Matthew 6:6 literally. Jesus believed that prayers are to be an intensely personal event between a person and God; no one else should be present. Prayer to him was a private matter. Jesus condemns prayers in situations where other people are present. For example, in terms of today's culture, this would include:

    In religious settings like churches or synagogues,

    In a private or public school,

    In a legislature or municipal government meeting, or

    In the street or other public place.

    May 3, 2012 at 1:42 pm |
    • Chrissy333

      Well said!

      May 3, 2012 at 1:50 pm |
    • JT

      Just another verse that cherry picking Christians like to ignore as they push the ones that seem to support their agendas.

      May 3, 2012 at 2:44 pm |
  4. Steve

    Just because I pray to God doesn't meen I'm religious. Or by believing in Jesus doesn't make me a christian. Christ wasn't christian so why do I have to be labelled christian. I just believe there is someone in charge and it's not me.

    May 3, 2012 at 1:42 pm |
    • TLC

      Do you believe this or do you really just hope this?

      May 3, 2012 at 1:44 pm |
  5. GOD

    Seriously, just leave me alone. I don't care if it's Sunday, Saturday, Or Monday. Just act like I don't exist. You'll be better off, trust me.

    May 3, 2012 at 1:42 pm |
  6. Nasir Hussain

    Isn't God one? Christian brothers, isn't He one? So can there be such a thing as Christian God, Muslim God? Can't we just say God? And let God decide who He is? We agree that there is a God. Only one. Those are the agreements. Whether Jesus is or is not God is a disagreement. If Jesus is in fact God the prayer will automatically land with him. That is why muslims say Allah (Al=the lah=God). Did we ever say Mohammad is God? Mohammad is NOT God. Jesus is Godly, Mohammad is Godly.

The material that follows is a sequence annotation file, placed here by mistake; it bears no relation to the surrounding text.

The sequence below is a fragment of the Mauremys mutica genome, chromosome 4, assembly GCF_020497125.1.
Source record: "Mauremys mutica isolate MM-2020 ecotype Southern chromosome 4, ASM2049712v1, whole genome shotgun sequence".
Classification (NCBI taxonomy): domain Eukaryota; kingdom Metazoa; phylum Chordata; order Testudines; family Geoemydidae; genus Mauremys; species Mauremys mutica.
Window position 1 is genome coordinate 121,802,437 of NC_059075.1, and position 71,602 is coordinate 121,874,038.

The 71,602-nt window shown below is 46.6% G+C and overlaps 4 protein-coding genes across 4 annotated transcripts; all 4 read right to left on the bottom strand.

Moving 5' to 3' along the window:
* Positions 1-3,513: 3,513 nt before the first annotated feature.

We also agree that, that one God is the sole creator of this universe, so alternatively we can say O Creator in our prayers.
    Let us come together on agreements and debate out these disagreements and not create conflicts and wars.
    We are the only two truly all-inclusive clubs in the world and our numbers show it. Let us serve the God Almighty while we search the truth.

    May 3, 2012 at 1:38 pm |
    • plucky

      Isn't god one what?

      May 3, 2012 at 1:38 pm |
    • joe schmo

      @plucky–All the same God.

      May 3, 2012 at 1:43 pm |
    • plucky

      what is god?

      May 3, 2012 at 1:47 pm |
    • GOD

      Can't we just go for the obvious and point out my existence is based completely on your inability to handle your own insignificance?

      May 3, 2012 at 1:48 pm |
    • SkepticOne

      All the same xenophobic desert tribe myths? You bet!

      May 3, 2012 at 2:12 pm |
    • Nasir Hussain

      Hey Plucky,
      God=Worthy of worship.
      Worship?
      Worship = To call somebody God.
      Circular? Yup I'm sorry. Will try to do better than that.

      May 3, 2012 at 3:12 pm |
    • Nasir Hussain

      Hey fake GOD,
      How come you are aware of your insignificance?

      May 3, 2012 at 3:21 pm |
  7. Rockey

    Fred and robertholt
    Taliban and Osama says same thing about Sharia law.

    May 3, 2012 at 1:37 pm |
  8. toll free

    As long as population think there is only one religion, christianity, we would never be united as one.
    Prayers should be advocated to all irrespective of what is their religion.

    Leaders and media should advocate to pray no matter what religion individuals belong to.

    May 3, 2012 at 1:37 pm |
    • bob

      How about me? I don't believe in any deity.

      May 3, 2012 at 1:39 pm |
    • itsme

      there are many religions, but there is only one true god, the God of Israel